The Song of Walt Is Our Song

Walt Whitman,
bless our multitudes:

we congregate

we consecrate

we celebrate and sing ourselves
among your loves
for life

our lives.

We excavate your heart of truth.

We venerate and venture forward
arm in arm

embrace ourselves

as you, with you, together, now.

We meditate on what we were.

We speculate on who we'd be.

We cultivate our lives with light
beginning with this mirroring

reflecting in each other's eyes

to see how much we are alike

to know the warmth that only comes
when we stand closer
side by side.

Unwritten maps upon our palms,
we navigate at night
by touch

the intimacies brushed by love
when we step past our broken bones
and hold devotion
soul to soul.

We advocate

we adulate

commemorate you, liberator,

who dreamt past time-worn mortal coils
exceeding meager meter's edge,
boundlessly shrugged measured plans
for measureless exuberance

you renegade of cadenced thought



hymnals spinning

rhythms lending such sedition
candid hearts must dance with chance

like lithe subversive ballerinas loathing hints of inhibition
twirling, prancing
mischievous, precarious
thrusts uncontrived by comely choice

(yet inwardly ascension-bent
so impulse wholly conquers limits,
slips from chains of disciplines)

thus bursting forthright
night by sighing dream
by trying day
by artless fits


if crashing

vivacious arts
unbridled starts

dismissing limbs from stillness, death
for fevered whims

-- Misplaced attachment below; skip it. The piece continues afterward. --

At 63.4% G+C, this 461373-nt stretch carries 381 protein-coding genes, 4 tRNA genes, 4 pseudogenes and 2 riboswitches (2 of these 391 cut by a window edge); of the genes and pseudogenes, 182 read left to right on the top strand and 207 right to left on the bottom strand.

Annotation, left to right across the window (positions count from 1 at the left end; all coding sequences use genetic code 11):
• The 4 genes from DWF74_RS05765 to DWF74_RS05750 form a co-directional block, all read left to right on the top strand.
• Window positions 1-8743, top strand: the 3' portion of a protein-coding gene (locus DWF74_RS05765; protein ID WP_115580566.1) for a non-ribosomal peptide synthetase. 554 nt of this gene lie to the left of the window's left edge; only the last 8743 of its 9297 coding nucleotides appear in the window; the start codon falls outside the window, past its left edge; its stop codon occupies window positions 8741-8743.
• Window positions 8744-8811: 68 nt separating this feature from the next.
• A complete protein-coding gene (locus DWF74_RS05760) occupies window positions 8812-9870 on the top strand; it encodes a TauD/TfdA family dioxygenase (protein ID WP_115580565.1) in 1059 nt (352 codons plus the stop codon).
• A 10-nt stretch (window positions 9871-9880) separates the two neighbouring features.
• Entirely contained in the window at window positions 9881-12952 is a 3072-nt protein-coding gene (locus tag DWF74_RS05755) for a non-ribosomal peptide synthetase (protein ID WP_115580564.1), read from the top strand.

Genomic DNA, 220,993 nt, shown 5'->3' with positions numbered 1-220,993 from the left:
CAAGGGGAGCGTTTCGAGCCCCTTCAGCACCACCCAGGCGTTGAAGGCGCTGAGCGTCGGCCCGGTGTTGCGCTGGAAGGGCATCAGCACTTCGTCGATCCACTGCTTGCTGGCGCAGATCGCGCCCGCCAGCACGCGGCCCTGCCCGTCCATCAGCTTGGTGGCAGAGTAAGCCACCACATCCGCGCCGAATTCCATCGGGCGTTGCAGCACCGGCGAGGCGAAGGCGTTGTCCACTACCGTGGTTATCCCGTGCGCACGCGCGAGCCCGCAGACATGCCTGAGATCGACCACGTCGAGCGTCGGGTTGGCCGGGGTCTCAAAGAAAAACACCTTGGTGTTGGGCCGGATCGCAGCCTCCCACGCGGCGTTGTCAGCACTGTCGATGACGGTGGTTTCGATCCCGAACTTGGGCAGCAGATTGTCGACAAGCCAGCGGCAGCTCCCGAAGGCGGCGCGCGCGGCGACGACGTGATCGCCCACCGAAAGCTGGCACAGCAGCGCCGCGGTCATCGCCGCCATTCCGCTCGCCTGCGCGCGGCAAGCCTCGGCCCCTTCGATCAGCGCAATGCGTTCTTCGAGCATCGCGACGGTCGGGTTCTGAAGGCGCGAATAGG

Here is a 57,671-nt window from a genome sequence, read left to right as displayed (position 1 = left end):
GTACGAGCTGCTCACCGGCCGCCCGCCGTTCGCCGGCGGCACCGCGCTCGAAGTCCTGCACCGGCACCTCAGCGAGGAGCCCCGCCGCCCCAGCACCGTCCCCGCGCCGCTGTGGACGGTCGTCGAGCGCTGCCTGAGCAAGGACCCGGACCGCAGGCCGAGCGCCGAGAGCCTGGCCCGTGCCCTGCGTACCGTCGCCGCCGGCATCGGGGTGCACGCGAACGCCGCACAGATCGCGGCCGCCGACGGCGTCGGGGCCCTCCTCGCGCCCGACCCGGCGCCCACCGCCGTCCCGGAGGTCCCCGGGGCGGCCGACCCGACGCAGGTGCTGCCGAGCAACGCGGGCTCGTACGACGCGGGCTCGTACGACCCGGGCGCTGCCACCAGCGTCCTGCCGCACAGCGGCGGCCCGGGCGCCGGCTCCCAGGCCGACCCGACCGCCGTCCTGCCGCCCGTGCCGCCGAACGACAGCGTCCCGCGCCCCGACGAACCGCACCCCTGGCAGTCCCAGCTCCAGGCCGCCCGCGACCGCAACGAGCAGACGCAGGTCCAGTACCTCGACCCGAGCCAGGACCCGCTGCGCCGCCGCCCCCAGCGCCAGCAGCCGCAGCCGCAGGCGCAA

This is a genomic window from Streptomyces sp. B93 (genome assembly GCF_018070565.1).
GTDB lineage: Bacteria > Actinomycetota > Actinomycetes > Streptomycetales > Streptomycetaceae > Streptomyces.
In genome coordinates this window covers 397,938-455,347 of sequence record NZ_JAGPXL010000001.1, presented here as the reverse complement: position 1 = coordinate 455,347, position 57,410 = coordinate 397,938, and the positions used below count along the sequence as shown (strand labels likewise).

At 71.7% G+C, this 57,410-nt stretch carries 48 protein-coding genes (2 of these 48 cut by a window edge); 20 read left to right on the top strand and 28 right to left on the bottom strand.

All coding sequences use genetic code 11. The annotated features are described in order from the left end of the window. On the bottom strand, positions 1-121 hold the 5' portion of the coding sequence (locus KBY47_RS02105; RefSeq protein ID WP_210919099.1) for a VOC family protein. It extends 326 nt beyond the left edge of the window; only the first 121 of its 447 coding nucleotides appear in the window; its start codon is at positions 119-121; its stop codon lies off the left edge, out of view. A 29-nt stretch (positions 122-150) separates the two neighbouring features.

or sovereign leaps

while drumming from torrential songs
storm fiery in primal heartbeats pounding hotter by the hour

percussive wondrous

feet-first thunders
crushing unabashed ballet
conveying restless zestful feelings

words reeling toward their rightful arias
however long, beloved, wrong.

Go gallivant, enchant, descant as skylarks soaring
- hark, they sing!

Their fragile strainings fortify our infinitely cosmic song
heard over forests yawning older than language, crying, history

(not nearly drowned out by the rivers rushing
flooding muddied fields
sunken plains where all may gaze
but none must tread
if we are getting anywhere)

past chapels full of searchers, sinners,
forgivers, grievers, non-believers,
pale gilded crosses, echoed prayers,
cracked wedding bells divorced from time


outpacing every last-paved trail
eternally externally

if evidenced to be so found
if imprecisely
just right


to follow, leave,
conceive, receive

regardless how impetuous
a muse might choose to be at last:

let unheard verses light the way
with beauty's incandescent truth
and freedom's ever-flaming say!

Song of Walt © Copyright 2021, Robert J. Tiess.

View this poem at

384 words. Revised February 2022.   (First draft 29 lines, as submitted to 19th Century challenge prompt - link:

This poem draws inspiration from and responds to Whitman's "Song of Myself":

Poem substantially revised on 8/31/21 for the Honoring Walt Whitman challenge:
Submitted: September 6, 2019